Author(s): Ayn Rand
One of the century's most challenging novels of ideas, The Fountainhead champions the cause of individualism through the story of a gifted young architect who defies the tyranny of conventional public opinion.
The struggle for personal integrity in a world that values conformity above creativity is powerfully illustrated through three characters: Howard Roarke, the genius who is resented because he creates purely for the delight of his own work and on no other terms; Gail Wynand, the newspaper mogul and self-made millionaire whose power was bought by sacrificing his ideals to the lowest common denominator of public taste; and Dominique Francon, the devastating beauty whose desperate search for meaning has been twisted, through despair, into a quest to destroy the single object of her desire: Howard Roarke.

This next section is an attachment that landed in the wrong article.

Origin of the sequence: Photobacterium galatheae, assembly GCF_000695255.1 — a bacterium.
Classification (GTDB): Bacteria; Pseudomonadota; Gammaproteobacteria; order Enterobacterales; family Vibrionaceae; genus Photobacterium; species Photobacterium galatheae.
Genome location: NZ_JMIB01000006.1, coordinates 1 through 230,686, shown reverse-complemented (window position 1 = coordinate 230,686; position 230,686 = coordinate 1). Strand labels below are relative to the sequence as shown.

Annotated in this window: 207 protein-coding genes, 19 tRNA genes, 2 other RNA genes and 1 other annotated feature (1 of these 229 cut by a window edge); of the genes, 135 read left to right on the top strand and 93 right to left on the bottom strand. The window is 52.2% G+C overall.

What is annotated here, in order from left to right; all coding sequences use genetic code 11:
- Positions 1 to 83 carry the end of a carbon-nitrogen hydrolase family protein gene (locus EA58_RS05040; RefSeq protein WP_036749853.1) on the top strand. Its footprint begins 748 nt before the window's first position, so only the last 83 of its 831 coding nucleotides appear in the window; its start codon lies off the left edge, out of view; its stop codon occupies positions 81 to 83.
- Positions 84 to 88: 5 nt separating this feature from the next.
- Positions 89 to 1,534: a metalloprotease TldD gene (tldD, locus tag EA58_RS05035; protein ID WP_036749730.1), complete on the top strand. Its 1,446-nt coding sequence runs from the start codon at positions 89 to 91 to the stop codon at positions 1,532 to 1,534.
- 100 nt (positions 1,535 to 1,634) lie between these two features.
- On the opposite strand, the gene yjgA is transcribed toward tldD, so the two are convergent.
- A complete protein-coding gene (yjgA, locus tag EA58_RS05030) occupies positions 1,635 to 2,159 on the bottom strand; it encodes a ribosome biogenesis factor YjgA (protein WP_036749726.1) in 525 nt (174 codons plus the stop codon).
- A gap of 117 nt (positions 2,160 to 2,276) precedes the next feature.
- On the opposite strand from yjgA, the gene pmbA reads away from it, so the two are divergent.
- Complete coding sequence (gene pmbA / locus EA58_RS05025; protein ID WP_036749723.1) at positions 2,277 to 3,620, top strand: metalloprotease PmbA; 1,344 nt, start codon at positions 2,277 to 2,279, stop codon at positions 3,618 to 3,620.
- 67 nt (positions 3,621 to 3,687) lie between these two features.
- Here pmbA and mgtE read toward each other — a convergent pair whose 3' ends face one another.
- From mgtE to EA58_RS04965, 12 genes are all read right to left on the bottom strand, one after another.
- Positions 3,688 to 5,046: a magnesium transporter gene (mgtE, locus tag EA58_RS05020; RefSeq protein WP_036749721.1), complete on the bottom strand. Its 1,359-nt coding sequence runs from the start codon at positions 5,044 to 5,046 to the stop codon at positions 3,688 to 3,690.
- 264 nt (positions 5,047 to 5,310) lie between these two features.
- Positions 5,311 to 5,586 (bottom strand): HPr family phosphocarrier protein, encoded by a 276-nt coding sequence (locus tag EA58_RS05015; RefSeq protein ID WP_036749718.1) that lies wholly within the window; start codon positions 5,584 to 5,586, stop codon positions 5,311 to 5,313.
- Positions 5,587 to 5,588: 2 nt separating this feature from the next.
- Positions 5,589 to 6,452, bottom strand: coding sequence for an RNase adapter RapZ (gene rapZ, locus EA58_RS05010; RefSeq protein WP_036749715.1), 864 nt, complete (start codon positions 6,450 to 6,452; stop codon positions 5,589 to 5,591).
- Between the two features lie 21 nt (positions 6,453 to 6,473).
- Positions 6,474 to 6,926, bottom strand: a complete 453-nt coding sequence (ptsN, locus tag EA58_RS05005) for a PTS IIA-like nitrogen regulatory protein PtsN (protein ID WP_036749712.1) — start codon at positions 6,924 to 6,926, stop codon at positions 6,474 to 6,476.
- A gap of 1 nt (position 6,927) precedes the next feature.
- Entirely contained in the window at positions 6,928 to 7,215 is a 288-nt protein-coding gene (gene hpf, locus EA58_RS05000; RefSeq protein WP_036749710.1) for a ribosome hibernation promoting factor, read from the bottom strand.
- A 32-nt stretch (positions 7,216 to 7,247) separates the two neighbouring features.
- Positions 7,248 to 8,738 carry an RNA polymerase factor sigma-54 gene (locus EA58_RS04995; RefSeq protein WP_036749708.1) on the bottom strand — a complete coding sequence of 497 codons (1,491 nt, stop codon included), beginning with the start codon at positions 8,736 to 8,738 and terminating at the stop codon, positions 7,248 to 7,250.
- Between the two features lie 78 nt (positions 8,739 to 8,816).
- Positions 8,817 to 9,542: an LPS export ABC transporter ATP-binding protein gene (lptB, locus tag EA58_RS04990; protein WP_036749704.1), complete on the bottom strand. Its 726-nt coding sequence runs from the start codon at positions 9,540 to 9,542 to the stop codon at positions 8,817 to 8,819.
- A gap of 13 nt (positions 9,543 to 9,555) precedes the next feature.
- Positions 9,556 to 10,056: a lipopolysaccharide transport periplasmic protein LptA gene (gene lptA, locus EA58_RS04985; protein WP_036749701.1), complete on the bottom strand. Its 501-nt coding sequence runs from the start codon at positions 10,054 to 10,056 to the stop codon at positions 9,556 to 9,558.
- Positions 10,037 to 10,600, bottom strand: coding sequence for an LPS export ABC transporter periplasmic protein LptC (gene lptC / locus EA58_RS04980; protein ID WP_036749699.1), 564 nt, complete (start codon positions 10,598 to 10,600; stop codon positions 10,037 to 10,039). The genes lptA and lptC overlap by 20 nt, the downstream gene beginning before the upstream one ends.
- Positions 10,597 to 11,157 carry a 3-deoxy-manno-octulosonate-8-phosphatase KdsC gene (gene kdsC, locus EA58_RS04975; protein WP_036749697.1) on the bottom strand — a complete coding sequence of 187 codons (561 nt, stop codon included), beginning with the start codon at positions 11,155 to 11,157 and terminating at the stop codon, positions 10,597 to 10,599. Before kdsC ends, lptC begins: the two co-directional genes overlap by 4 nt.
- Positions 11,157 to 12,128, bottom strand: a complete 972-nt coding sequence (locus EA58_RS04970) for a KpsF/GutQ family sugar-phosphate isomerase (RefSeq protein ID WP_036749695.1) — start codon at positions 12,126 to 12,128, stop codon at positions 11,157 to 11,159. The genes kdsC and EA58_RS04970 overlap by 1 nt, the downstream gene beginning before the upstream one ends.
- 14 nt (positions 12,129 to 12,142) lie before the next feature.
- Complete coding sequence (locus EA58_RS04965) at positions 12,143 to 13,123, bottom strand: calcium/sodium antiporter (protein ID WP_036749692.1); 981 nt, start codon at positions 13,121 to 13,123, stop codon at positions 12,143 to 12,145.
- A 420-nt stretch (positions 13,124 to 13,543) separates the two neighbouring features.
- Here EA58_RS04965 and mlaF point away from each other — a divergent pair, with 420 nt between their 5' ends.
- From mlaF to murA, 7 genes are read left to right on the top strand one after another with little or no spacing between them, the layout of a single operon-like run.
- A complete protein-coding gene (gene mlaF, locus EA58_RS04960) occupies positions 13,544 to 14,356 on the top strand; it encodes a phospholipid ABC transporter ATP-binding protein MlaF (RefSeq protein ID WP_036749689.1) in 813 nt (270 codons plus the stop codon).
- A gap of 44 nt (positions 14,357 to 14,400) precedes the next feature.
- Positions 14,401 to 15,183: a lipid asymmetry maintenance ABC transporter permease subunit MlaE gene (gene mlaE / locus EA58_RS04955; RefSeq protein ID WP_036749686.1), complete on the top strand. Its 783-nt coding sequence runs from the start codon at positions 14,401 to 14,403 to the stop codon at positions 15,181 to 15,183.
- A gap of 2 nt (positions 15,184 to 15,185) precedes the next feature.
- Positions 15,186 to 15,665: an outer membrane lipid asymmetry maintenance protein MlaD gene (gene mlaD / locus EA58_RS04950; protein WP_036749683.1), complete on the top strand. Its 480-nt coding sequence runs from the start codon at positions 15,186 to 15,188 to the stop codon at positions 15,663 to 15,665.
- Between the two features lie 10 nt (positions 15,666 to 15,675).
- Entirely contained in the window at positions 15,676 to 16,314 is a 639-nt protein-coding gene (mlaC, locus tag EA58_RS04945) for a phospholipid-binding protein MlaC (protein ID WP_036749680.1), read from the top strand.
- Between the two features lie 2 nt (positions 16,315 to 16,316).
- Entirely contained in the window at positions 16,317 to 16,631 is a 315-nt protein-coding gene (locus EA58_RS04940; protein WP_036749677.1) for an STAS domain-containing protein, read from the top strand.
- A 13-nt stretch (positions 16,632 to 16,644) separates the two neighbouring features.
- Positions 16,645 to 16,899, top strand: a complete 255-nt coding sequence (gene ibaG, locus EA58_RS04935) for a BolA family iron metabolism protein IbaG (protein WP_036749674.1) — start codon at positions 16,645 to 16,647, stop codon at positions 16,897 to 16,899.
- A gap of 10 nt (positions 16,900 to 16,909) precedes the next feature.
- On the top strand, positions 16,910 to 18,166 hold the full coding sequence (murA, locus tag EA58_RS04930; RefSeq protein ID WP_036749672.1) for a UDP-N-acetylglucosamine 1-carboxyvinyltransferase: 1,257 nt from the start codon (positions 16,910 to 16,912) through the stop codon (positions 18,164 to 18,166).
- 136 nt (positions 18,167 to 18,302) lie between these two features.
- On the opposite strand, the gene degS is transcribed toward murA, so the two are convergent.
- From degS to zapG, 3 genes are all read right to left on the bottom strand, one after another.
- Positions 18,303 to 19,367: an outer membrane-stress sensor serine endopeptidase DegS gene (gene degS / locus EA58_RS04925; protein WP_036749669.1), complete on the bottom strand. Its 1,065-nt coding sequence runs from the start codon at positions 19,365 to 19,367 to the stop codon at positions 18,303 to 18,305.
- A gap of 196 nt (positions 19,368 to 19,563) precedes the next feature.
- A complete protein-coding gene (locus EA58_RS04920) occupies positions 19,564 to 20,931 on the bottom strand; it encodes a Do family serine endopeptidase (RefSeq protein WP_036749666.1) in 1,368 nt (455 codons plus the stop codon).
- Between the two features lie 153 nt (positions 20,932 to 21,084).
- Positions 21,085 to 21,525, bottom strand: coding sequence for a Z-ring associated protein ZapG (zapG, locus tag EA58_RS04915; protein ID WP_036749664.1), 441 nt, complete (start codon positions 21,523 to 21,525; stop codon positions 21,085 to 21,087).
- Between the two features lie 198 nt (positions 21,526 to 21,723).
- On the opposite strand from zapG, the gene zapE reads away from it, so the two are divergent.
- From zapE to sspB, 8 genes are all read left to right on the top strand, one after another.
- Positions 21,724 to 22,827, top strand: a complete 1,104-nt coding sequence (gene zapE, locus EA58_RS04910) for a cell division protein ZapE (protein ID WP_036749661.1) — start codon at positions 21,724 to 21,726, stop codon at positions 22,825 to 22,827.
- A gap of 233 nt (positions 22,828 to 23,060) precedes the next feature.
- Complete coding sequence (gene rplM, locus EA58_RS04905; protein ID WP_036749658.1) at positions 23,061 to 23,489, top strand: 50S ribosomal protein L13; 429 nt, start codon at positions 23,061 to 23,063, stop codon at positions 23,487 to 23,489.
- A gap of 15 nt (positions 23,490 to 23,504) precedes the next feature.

Dramatic, poetic, and demanding, The Fountainhead remains one of the towering books on the contemporary intellectual scene.
Ayn Rand was born Alissa Rosenbaum on February 2, 1905 in St. Petersburg, Russia. She left Russia and her family in January 1926, never to return. Her novel The Fountainhead was published in 1943 and eventually became a bestseller. Still occasionally working as a screenwriter, Rand moved to New York City in 1951 and published Atlas Shrugged in 1957. Her novels espoused what came to be called Objectivism, a philosophy that champions capitalism and the preeminence of the individual.